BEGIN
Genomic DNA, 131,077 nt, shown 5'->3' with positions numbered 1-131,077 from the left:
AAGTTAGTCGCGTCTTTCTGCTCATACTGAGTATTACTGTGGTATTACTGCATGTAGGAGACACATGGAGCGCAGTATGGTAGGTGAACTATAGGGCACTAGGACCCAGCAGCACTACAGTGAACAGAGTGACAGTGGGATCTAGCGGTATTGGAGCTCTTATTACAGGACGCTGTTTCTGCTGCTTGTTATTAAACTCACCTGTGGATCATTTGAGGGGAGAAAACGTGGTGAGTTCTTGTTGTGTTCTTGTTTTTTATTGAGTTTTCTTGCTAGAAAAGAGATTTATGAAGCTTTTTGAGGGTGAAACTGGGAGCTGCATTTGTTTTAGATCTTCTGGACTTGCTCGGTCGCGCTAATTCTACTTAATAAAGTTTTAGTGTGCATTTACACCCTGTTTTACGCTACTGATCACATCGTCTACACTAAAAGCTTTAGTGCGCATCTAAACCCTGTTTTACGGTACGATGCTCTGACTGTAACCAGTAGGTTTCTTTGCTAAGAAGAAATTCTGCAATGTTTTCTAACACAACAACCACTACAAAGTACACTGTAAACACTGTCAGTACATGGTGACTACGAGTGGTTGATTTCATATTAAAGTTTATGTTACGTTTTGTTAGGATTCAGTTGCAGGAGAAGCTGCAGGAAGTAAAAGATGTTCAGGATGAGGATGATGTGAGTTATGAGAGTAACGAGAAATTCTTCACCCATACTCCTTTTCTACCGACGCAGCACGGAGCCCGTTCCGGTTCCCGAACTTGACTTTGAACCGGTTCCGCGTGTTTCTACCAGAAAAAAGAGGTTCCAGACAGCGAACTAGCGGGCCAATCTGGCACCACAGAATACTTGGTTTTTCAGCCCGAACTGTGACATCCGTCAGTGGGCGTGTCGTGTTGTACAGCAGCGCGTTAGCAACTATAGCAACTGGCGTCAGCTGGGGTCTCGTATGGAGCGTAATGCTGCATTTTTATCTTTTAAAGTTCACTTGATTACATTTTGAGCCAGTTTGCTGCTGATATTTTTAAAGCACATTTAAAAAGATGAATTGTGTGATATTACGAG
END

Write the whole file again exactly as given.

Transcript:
Genomic DNA, 131,077 nt, shown 5'->3' with positions numbered 1-131,077 from the left:
AAGTTAGTCGCGTCTTTCTGCTCATACTGAGTATTACTGTGGTATTACTGCATGTAGGAGACACATGGAGCGCAGTATGGTAGGTGAACTATAGGGCACTAGGACCCAGCAGCACTACAGTGAACAGAGTGACAGTGGGATCTAGCGGTATTGGAGCTCTTATTACAGGACGCTGTTTCTGCTGCTTGTTATTAAACTCACCTGTGGATCATTTGAGGGGAGAAAACGTGGTGAGTTCTTGTTGTGTTCTTGTTTTTTATTGAGTTTTCTTGCTAGAAAAGAGATTTATGAAGCTTTTTGAGGGTGAAACTGGGAGCTGCATTTGTTTTAGATCTTCTGGACTTGCTCGGTCGCGCTAATTCTACTTAATAAAGTTTTAGTGTGCATTTACACCCTGTTTTACGCTACTGATCACATCGTCTACACTAAAAGCTTTAGTGCGCATCTAAACCCTGTTTTACGGTACGATGCTCTGACTGTAACCAGTAGGTTTCTTTGCTAAGAAGAAATTCTGCAATGTTTTCTAACACAACAACCACTACAAAGTACACTGTAAACACTGTCAGTACATGGTGACTACGAGTGGTTGATTTCATATTAAAGTTTATGTTACGTTTTGTTAGGATTCAGTTGCAGGAGAAGCTGCAGGAAGTAAAAGATGTTCAGGATGAGGATGATGTGAGTTATGAGAGTAACGAGAAATTCTTCACCCATACTCCTTTTCTACCGACGCAGCACGGAGCCCGTTCCGGTTCCCGAACTTGACTTTGAACCGGTTCCGCGTGTTTCTACCAGAAAAAAGAGGTTCCAGACAGCGAACTAGCGGGCCAATCTGGCACCACAGAATACTTGGTTTTTCAGCCCGAACTGTGACATCCGTCAGTGGGCGTGTCGTGTTGTACAGCAGCGCGTTAGCAACTATAGCAACTGGCGTCAGCTGGGGTCTCGTATGGAGCGTAATGCTGCATTTTTATCTTTTAAAGTTCACTTGATTACATTTTGAGCCAGTTTGCTGCTGATATTTTTAAAGCACATTTAAAAAGATGAATTGTGTGATATTACGAG